The opposition progressed along for several years with Richards showing Burgett and the world that you don’t need an attorney to make an effective legal argument. Because an officer of a company can represent the company before the TTAB, Richards served as the legal representative for Persis during the entire opposition.

During discovery (which became so evasive at one point that Persis obtained sanctions against Burgett), it was discovered that Burgett’s basis for claiming that the SOHMER mark had continued to be used was a single invoice of a sale of a single piano to who it turns out was an employee (who according to affidavit testimony from that employee, purchase the piano first and was then asked if they could change the name on the front of the piano to SOHMER). Burgett’s response was that this piano was an original work in progress from the old SOHMER piano company that had closed down in 1994 – despite other evidence that showed the particular piano sold was a KNABE brand piano built in China by the Young Chang Piano Company with specifications that did not match the types of pianos produced by the Sohmer Pennsylvania factory. Burgett also provided vague information about sales figures from the years 1996 – 2006 but did not produce specific sales records.

As the time for trial before the TTAB moved closer, several new developments occurred. On March 11, 2009, Burgett decided to assign its trademark application to Samick Music Corporation (“Samick”), supposedly Burgett’s exclusive licensee of the SOHMER mark based on a license agreement entered into sometime in 2002. A further development was that Burgett’s counsel filed a motion to withdraw as counsel on the basis that Burgett no longer had an interest in the opposition proceeding. While Burgett’s attorneys were allowed to withdraw, Persis was successful at keeping Burgett as a party to the proceeding since it was the declaration of Burgett’s president that provided Persis with its strongest evidence that Burgett had committed fraud on the PTO with its declaration of continuous five years use of the SOHMER mark.

But the biggest development came in the form of Samick’s decision to file a civil lawsuit in Nevada District Court against Persis on April 15, 2009. See Samick Music Corporation v. Persis International, Inc., Case No. 09-cv-00197 (D. Nev.). A copy of the complaint can be downloaded here.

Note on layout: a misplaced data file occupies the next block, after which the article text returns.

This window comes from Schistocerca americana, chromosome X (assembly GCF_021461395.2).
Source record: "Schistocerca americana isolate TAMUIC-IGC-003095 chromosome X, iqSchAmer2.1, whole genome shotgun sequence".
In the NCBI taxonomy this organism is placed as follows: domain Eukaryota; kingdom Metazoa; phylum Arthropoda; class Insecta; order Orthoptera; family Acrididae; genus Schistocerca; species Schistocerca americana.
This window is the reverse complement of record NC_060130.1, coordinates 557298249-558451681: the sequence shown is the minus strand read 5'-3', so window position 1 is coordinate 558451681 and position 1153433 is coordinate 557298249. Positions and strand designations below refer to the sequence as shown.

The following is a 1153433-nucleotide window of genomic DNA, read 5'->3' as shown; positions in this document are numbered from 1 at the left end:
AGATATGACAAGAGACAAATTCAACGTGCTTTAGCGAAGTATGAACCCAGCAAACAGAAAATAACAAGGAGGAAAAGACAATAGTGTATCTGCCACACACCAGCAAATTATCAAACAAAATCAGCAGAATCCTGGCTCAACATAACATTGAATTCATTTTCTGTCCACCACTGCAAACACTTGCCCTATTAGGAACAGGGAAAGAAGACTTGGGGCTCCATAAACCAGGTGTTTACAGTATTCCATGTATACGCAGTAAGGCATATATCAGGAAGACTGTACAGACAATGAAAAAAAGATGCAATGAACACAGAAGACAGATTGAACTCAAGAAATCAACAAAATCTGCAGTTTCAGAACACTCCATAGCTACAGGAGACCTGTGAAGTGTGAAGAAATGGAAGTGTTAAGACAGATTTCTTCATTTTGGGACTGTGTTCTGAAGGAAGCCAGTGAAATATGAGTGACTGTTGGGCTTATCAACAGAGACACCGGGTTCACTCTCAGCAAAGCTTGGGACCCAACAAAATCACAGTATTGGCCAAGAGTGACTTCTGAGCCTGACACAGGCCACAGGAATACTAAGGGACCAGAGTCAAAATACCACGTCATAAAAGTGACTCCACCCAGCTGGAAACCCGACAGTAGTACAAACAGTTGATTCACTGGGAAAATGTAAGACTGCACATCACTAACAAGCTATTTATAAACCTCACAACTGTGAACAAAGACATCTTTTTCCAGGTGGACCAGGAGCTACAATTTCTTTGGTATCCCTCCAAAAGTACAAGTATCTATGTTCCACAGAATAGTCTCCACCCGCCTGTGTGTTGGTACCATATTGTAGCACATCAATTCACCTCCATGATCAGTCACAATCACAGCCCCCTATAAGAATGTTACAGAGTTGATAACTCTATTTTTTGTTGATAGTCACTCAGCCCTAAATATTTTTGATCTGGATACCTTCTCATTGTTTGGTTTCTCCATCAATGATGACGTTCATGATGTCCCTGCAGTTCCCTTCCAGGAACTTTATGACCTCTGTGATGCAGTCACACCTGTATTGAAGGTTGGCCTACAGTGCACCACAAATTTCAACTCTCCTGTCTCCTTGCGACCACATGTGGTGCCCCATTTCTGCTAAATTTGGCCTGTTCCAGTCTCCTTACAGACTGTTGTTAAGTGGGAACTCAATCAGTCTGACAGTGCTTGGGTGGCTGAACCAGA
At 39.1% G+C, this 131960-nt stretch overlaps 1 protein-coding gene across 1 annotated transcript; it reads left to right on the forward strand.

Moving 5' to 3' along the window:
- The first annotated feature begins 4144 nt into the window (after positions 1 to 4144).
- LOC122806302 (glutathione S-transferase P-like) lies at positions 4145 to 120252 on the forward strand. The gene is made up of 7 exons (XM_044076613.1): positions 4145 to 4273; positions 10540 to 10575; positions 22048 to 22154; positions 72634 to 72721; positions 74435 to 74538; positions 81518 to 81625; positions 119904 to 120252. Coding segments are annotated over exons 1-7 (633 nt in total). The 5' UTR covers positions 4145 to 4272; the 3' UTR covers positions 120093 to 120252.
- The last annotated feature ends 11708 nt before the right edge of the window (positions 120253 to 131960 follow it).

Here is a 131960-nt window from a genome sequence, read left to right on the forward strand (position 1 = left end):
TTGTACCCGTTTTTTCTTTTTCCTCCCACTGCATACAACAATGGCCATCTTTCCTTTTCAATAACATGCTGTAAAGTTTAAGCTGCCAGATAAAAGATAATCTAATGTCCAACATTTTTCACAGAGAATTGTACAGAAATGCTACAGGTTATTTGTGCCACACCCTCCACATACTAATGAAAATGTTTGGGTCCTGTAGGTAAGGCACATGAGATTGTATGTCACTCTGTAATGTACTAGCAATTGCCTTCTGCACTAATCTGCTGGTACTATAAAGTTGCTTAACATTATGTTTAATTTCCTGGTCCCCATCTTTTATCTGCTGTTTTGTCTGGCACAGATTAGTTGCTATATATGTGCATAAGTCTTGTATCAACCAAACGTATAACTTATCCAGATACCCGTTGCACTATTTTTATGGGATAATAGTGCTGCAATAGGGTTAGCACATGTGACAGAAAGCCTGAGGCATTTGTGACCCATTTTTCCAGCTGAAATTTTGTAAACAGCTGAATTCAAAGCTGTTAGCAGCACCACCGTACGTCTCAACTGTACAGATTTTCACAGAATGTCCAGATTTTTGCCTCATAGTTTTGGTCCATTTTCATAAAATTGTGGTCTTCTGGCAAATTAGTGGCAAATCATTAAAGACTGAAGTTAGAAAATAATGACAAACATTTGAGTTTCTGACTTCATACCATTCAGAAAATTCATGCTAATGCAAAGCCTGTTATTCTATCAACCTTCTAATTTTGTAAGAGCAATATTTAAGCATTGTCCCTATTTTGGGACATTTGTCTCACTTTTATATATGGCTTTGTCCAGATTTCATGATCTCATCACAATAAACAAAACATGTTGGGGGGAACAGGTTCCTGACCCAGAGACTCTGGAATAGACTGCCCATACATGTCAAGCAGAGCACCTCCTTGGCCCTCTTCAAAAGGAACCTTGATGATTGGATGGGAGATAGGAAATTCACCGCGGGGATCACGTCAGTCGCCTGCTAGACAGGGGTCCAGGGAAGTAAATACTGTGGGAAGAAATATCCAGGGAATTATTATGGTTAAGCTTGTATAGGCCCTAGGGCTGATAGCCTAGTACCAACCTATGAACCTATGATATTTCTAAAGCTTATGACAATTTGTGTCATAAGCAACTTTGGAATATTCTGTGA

The basis for the sudden filing of a district court complaint given the long running opposition proceeding that was close to the finish line can probably be best explained by the fact that in federal court, a company must be represented by an attorney. And while Richards may have been a vociferous advocate for his company before the TTAB, federal court rules prevent him from performing the same role in this lawsuit (until such time as he gets a law degree and passes a bar exam).

Despite the strategy behind the filing, Samick’s complaint reiterates its position as the rightful successor-in-interest to the SOHMER mark in connection with pianos and attempts to demonize the efforts of Richards to apply for registration of and use the SOHMER mark in connection with pianos. Samick’s causes of action against Persis are for federal trademark infringement and unfair competition, common law trademark infringement and unfair competition, and federal trademark dilution,

The most recent development occurred on November 30, 2009, when Persis and Richards filed a lawsuit in the U.S. District Court for the Northern District of Illinois against Burgett. See Persis International, Inc. et al v. Burgett, Inc., Case No. 09-cv-07451 (N.D. Ill.). A copy of the complaint can be downloaded here.

But where the Nevada complaint laid out the story in the light most favorable to Burgett & Samick, this Illinois complaint lays out the story from the perspective of Richards and Persis.